• Laptops, phones, tablets, game consoles and other devices that connect to the internet have settings to activate parental controls. Software packages are available – some for free – that can help you filter, restrict or monitor what your child can see online.
  • Remember that if your child goes online away from home, the same controls might not be in place at other people’s houses or on public Wi-Fi. As your child gets older you can change the level of control that you use. If your child asks you to remove the controls completely, and you are happy to do so, make sure you agree what behaviour is acceptable online first.

The NSPCC are currently running a ‘share aware’ campaign and have devised a template so that you can draw up a family agreement about keeping safe on line. The template can be viewed below and further details can be found at by clicking here


If the cyber-bullying is taking place outside of school, it is a matter for the local police and you should use the following contacts:




Dial: 101



  • Regularly educate our students about keeping themselves, and others, safe online.
  • Provide guidance and support to the parents of victims.
  • Offer support and guidance to the students at our college who are the victims of abuse on social media.
  • Confiscate a mobile device until the end of the college day, or until the parent comes in to school to collect the phone (in thecase of repeated issues).
  • Liaise with police, as appropriate, if parents choose to inform them about any social media abuse.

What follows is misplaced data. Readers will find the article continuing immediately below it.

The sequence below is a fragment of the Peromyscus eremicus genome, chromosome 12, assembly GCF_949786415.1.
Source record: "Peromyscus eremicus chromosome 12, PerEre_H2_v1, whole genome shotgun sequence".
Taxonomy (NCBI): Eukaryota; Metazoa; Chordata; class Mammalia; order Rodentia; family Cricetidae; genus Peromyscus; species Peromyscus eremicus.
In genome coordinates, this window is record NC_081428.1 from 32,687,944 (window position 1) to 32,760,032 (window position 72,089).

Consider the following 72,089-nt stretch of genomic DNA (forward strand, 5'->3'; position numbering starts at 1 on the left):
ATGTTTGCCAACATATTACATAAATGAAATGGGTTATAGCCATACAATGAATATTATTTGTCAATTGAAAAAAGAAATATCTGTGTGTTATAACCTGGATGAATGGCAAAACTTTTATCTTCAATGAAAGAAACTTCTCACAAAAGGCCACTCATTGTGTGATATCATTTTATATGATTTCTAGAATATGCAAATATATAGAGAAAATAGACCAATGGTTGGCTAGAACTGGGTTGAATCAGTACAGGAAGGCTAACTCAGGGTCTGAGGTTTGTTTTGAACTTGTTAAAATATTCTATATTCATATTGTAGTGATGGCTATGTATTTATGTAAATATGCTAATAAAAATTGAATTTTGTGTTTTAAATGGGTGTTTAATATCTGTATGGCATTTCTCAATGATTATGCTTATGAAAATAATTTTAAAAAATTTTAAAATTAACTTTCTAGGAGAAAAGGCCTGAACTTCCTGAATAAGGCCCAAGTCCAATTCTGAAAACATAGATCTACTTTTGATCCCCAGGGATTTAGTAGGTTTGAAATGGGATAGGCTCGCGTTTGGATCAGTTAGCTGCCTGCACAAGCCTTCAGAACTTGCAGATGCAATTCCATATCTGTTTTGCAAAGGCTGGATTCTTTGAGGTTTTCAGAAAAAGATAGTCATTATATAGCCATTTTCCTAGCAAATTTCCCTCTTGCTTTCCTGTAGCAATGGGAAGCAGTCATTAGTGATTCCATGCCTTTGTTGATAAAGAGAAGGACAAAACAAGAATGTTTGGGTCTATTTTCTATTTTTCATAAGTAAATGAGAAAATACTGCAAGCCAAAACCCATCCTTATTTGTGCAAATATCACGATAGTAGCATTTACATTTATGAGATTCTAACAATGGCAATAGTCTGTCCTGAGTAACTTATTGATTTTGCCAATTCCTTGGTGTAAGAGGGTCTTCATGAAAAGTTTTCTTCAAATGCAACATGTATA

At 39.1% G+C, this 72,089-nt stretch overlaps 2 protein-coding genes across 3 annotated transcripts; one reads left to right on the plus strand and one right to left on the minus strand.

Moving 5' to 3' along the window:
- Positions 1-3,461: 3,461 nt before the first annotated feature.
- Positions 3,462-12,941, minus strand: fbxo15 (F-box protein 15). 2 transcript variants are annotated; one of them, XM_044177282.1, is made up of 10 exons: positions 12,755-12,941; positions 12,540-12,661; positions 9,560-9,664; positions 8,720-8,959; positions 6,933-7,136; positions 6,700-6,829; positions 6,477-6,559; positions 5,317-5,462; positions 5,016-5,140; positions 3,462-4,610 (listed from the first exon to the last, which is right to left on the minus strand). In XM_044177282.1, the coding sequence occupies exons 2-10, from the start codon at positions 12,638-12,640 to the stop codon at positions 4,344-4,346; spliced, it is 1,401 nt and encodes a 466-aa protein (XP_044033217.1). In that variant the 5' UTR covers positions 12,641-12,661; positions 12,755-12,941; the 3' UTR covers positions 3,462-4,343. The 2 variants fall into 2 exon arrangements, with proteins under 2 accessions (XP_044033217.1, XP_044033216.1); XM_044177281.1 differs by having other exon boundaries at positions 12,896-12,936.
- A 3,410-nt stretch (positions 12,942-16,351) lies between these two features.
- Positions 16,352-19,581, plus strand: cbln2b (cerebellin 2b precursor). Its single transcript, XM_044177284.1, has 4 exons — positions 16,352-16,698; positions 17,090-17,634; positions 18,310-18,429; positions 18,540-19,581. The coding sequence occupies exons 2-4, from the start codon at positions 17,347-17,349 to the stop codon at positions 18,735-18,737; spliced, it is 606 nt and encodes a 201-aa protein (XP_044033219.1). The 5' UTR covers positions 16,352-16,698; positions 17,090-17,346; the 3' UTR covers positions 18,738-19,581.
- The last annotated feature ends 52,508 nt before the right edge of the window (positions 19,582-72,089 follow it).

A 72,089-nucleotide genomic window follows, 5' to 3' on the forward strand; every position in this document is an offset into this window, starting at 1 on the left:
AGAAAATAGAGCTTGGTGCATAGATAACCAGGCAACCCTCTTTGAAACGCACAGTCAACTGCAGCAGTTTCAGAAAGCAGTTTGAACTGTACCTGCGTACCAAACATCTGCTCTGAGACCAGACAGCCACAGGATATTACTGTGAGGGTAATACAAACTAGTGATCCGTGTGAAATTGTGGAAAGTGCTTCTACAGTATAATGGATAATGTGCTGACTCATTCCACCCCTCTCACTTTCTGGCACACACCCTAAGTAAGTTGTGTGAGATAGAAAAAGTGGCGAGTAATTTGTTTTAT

• Encourage students to report anything that they’re worried about to an adult they trust whether it affects them directly or concerns another young person they know.
  • Educate students in responsible ways to use the internet and social media.
  • Proactively discuss cases involving the misuse of social media reported in the media through focussed tutor time activities and assemblies.
  • Discuss with student voice and college councils the role that mobile devices play in our lives and how we should all act responsibly to prevent cyberbullying and misuse or potentially dangerous use of social media.
  • Invite external speakers to address students as and when possible to further develop understanding and appreciation for the risks involved with social media misuse.
  • Identify pupils most at risk of manipulation or bullying via social media to pre-empt and prevent potential harm, signposting them towards agencies and additional any support.


  • Keep a student’s phone beyond the end of the college day (unless there has been an agreement with the parents).
  • Seize phones to investigate issues that have occurred on social media.
  • Oversee/monitor student use of social media that may result in “catfishing, cyberstalking, dissing, exclusion, flaming, fraping, griefing, harassment, masquerading, outing, roasting and trolling”. These are all words used in a cyberbullying context.
  • Oversee/monitor the use of social media by other adults that may result in “catfishing, cyberstalking etc.” as above.
  • Adjust the privacy settings on an individual’s device.
  • Issue a sanction for anything that has occurred outside of college – this should be followed up by parents/ police as appropriate.
  • Check contacts, messages, photos or videos stored on a phone (or mobile device).